You have to build arbitrary work barriers around your day now. We’re finding that people are really happy about the time they’ve gained back and are now using it to feed themselves rather than just to do more work. Before this, I travelled almost all of the time. Every conversation I had was almost out of the door or on Zoom rushing to something else. I’ve learned to appreciate big chunks of thinking time and to clear my head and not have distractions and be able to complete and develop a thought – that has been unbelievable. On the flip side what we’re hearing almost universally is that people miss being with others. We’re social beings. And I think oh-so-many-weeks in, we’re finding that the digital interface has supported those interactions to a degree, but it only goes so far and stops short of meaningful interaction in real time. It’s not the same.
SO, THE IMPORTANCE OF WORKPLACE REMAINS PARAMOUNT?
I truly believe in the power workplace to bring people together, to make them feel like they’re part of something larger than themselves. All of the articles about the death of the workplace and the open office – they’re missing the point. The problem has been that we’re expecting the workplace to do everything for everybody all of the time for any task at hand. But maybe now what we’ve learned is that perhaps I work at home on those days when I really need some head’s down work and I can connect with my team virtually. And maybe there are some days that my entire team shows up to the office and we gather to do all of those things that we can’t do virtually, get all of that meaningful connection to a brand and to the culture, to my co-workers that I can’t get from home. So the workplace begins to be designed around those kinds of interactions. The workplace still has a key role in the ecosystem of places and tools an employee needs. It offers meaning to the connection between a company, its culture and the people.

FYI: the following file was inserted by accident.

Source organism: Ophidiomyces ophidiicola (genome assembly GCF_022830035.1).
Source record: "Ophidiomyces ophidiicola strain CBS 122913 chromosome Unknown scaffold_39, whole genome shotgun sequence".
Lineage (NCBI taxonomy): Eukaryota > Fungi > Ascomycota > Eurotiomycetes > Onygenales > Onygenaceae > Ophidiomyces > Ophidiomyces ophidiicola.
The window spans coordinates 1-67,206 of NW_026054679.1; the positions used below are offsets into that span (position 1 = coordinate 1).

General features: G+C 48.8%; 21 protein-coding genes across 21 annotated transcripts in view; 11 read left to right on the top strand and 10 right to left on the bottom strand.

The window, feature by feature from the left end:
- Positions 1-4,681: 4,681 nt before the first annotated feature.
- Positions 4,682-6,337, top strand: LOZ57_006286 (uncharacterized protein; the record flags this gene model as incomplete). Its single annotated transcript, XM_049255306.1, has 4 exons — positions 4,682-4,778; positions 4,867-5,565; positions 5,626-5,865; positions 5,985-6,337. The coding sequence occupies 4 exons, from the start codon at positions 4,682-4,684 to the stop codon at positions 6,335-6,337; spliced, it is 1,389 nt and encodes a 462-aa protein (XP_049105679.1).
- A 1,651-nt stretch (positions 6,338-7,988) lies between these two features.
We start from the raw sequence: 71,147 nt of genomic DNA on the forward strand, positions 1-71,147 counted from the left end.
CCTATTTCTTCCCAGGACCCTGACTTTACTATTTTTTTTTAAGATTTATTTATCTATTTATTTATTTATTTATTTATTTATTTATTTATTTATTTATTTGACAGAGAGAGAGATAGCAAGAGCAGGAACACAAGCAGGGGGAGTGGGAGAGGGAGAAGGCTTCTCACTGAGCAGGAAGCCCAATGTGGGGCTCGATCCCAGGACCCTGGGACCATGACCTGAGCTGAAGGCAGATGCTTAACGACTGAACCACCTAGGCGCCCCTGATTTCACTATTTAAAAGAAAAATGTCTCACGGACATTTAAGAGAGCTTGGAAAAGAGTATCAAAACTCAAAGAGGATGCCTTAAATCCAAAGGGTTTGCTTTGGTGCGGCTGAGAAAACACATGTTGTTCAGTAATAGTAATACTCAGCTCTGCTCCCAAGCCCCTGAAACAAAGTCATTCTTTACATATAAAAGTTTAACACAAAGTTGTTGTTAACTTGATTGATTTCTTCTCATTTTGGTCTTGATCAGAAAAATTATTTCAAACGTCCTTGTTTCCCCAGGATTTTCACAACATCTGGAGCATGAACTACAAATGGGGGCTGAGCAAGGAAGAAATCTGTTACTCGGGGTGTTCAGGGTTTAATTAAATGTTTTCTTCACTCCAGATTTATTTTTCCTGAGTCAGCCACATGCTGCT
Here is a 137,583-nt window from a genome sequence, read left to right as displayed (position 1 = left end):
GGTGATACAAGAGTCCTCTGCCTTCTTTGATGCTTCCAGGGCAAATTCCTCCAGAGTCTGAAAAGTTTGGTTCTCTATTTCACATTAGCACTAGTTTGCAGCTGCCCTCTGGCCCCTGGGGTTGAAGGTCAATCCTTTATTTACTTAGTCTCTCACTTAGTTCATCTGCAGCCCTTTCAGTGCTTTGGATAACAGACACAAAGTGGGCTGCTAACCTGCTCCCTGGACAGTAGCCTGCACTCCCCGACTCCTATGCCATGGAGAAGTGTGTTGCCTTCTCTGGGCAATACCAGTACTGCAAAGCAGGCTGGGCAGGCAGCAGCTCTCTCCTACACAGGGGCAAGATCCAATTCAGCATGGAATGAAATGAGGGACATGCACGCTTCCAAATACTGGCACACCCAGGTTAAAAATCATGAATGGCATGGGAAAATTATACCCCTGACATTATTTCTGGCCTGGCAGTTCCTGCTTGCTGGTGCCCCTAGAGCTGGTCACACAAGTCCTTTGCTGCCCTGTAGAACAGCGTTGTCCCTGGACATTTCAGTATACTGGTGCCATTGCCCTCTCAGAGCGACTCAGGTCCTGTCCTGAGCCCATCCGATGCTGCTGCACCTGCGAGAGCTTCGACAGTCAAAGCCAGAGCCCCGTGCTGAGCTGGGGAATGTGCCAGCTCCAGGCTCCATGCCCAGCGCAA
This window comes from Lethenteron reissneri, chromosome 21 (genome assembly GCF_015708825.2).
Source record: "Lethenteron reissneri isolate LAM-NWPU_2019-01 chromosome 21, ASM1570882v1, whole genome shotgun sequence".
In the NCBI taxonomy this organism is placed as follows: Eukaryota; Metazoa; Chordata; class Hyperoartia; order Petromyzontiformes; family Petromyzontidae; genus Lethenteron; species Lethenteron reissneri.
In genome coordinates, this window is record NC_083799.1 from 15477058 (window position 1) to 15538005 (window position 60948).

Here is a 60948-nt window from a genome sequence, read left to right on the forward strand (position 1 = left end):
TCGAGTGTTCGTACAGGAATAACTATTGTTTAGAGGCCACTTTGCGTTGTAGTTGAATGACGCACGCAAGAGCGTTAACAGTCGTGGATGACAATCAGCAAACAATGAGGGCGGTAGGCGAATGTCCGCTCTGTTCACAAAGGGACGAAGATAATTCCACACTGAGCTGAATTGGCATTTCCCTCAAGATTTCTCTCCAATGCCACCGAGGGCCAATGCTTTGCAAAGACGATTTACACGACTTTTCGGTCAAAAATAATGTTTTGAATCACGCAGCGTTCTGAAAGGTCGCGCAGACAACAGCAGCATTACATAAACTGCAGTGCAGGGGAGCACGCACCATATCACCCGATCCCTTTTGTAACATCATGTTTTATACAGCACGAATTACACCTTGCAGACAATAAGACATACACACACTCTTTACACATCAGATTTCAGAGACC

WILL THE WORKPLACE LOOK THE SAME AFTER THIS?
I think long-term it will look different as we realise we don’t have to build so much office space for people to come in a do heads-down work. In fact the home office now will play a part in the workplace ecosystem. And perhaps even remote offices that allow me to stay within my neighbourhood and not to do an hour commute, but perhaps just a 10-minute commute. That way my co-workers who are adjacent to me and I have a place to tuck into that has support and services in-between home and workplace. But workplace will have a gathering cultural hub connective tissue role.
YOU TRAVELLED 370,000 MILES LAST YEAR. DO YOU MISS BEING ON A PLANE OR IS IT A BIT OF A BLESSED RELIEF BEING GROUNDED?
Yes to both of those things. I think if we’re learning anything from this forced experiment it’s this need for balance. One thing doesn’t satisfy all the things that I need. I need to travel, it makes me happy. To do what we do, to do what I love but to plug in and test it against local customs, local culture, and a local design aesthetic - that is really thrilling to me and I miss it. Have I learned that big chunks of time at home has allowed me to be more centred and grounded and to do better, deeper thinking? Absolutely. So can I come out of this with a better balance? I sure hope so.